There are many metaphors applied to humanity’s study of the past. In the opening lines of The Go-Between (1953), L.P. Hartley opines that “the past is a foreign country: they do things different there”. In The Aetiology of Hysteria (1896), Freud likens the role of the psychoanalyst to that of a conquistador or antiquarian:
Imagine that an explorer arrives in a little-known region where his interest is aroused by an expanse of ruins, with remains of walls, fragments of columns, and tablets with half-effaced and unreadable inscriptions… He may have brought picks, shovels and spades with him, and he may set the inhabitants to work with these implements. Together with them he may start upon the ruins, clear away the rubbish, and, beginning from the visible remains, uncover what is buried.
Both metaphors present the process of historical detection as a voyage into territories unknown. Today, these metaphors ring hollow through a combination of over-use and changing attitudes to the wider world. These days, the world is a village and no two parts of the village are ever more than a plane-flight away. However, in the days of Hartley and Freud, the world was a much larger and scarier place. Were one to update Hartley’s dictum for contemporary usage one would most likely say something like “the past is an oceanic trench: who knows what lies buried in the dark?”
Nowhere is the past’s peculiar edge more evident than when it protrudes from the wreckage of a life recently concluded. When a parent dies, the children move in and sort through their things. This process of sorting generally uncovers all kinds of facts from the actively forgotten to the merely mislaid. People lead complicated lives and these lives are seldom fully encapsulated by the short amount of time that people know each other. To look into a loved-one’s past is to uncover things about them that we would rather not know, things that force us to confront unpleasant truths about ourselves. Denis Villeneuve’s Incendies is a film about a voyage into the past and the changes that such a voyage can bring to otherwise blissfully ignorant lives.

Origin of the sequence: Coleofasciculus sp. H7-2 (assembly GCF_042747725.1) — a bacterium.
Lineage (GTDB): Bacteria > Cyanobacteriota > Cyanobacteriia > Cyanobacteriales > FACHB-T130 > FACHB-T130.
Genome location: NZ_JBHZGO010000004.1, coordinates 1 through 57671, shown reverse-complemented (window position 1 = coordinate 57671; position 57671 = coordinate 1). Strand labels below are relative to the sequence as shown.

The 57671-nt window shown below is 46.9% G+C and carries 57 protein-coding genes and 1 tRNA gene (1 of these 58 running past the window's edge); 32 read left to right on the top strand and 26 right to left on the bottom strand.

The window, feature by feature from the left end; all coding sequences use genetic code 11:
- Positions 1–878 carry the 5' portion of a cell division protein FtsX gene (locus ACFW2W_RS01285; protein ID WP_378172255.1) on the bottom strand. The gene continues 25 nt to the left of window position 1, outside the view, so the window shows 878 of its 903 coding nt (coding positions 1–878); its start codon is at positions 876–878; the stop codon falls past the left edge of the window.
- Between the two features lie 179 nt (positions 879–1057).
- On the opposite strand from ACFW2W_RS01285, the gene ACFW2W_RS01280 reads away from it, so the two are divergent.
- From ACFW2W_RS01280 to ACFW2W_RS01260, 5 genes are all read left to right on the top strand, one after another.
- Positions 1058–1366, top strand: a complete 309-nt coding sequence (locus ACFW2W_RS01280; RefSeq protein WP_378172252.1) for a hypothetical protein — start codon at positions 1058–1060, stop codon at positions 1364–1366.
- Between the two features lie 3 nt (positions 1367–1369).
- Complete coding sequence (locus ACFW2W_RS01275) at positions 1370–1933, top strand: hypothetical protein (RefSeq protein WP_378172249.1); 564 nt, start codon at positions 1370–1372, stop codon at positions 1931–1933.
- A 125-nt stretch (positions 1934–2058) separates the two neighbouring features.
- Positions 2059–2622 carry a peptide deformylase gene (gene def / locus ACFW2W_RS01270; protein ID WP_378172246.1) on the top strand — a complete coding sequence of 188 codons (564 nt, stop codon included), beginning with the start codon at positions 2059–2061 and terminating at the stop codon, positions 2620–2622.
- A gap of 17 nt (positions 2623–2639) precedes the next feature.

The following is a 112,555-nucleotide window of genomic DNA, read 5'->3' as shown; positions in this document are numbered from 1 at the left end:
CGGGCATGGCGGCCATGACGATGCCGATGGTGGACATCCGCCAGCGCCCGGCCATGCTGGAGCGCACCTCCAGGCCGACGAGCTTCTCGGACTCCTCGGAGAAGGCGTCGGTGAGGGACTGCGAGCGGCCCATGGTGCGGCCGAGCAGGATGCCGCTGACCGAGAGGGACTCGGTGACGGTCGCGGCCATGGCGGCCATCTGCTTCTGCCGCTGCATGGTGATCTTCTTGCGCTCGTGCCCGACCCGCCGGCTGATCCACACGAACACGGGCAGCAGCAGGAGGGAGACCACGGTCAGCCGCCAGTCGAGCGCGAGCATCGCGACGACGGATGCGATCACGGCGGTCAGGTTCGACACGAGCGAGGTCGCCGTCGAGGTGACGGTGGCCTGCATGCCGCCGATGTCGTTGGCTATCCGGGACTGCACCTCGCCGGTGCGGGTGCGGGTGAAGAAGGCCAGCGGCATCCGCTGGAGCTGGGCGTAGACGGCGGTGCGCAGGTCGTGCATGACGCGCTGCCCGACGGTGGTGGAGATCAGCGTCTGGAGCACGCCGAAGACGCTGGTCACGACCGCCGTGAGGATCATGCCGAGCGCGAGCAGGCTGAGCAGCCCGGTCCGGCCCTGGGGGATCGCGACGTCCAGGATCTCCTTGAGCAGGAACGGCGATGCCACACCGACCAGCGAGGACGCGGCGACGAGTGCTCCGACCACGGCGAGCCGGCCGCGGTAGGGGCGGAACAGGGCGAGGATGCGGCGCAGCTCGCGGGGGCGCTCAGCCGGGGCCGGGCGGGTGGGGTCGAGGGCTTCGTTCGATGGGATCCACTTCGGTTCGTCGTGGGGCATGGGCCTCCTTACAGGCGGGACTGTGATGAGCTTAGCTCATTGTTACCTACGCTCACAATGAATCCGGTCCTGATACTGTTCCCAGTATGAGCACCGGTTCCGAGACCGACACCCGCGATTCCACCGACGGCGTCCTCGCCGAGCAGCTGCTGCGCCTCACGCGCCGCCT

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Gestalt Mash have my review of the sixth volume of Fumi Yoshinaga’s Eisner and Tiptree award-winning manga series Ooku: The Inner Chambers.
My review features something of a reassessment of the series as I realise that, rather than looking it as a Feminist thought-experiment about an alternate feudal Japan in which the male population has been reduced by 75%, the series is best seen as a historical epic. The term ‘historial epic’ is somewhat misleading in that it tends to summon images of fat fantasy novels with intricate plots that unravel over hundreds of years. While Ooku’s plot may cover a number of generations, the plot is very much anchored to the waxing and waning of historical forces. There is no grand narrative at work here, just the ceaseless change of an aging ruling class and how the decisions they make change the country:
By stepping back from the lives of the individual characters and focusing instead upon the historical themes that emerge from the passage of the generations, we can see that Yoshinaga is suggesting that history is above all a product of human passions. Yoshinaga’s characters are the twisted and broken products of a twisted and broken society and while their exalted positions allow them the power to shape and reshape society as they wish, there is the growing sense that Yoshinaga’s characters repeat the mistakes of the past because they simply cannot help it. In Yoshinaga’s history, change happens more by chance than by design.
Needless to say, I am still very much enjoying this particular series and I hope that Viz Media continue to show their commitment to the series by publishing volume 7.
My previous posts on the series can be found at the following locations though I have also collected them under a single heading in this site’s menu bar:
Gestalt Mash has the second of my pieces about Fumi Yoshinaga’s excellent Ooku: The Inner Chambers.
Having introduced us, in the first volume, to an alternative history of Edo-period Japan in which 75% of the male population has been killed off by disease, Yoshinaga goes about trying to explain why it is that this culture allows women to rule while also paying lip service to the idea of masculine superiority. Intelligent, insightful and quite moving, Ooku: The Inner Chambers continues to be a very rewarding read.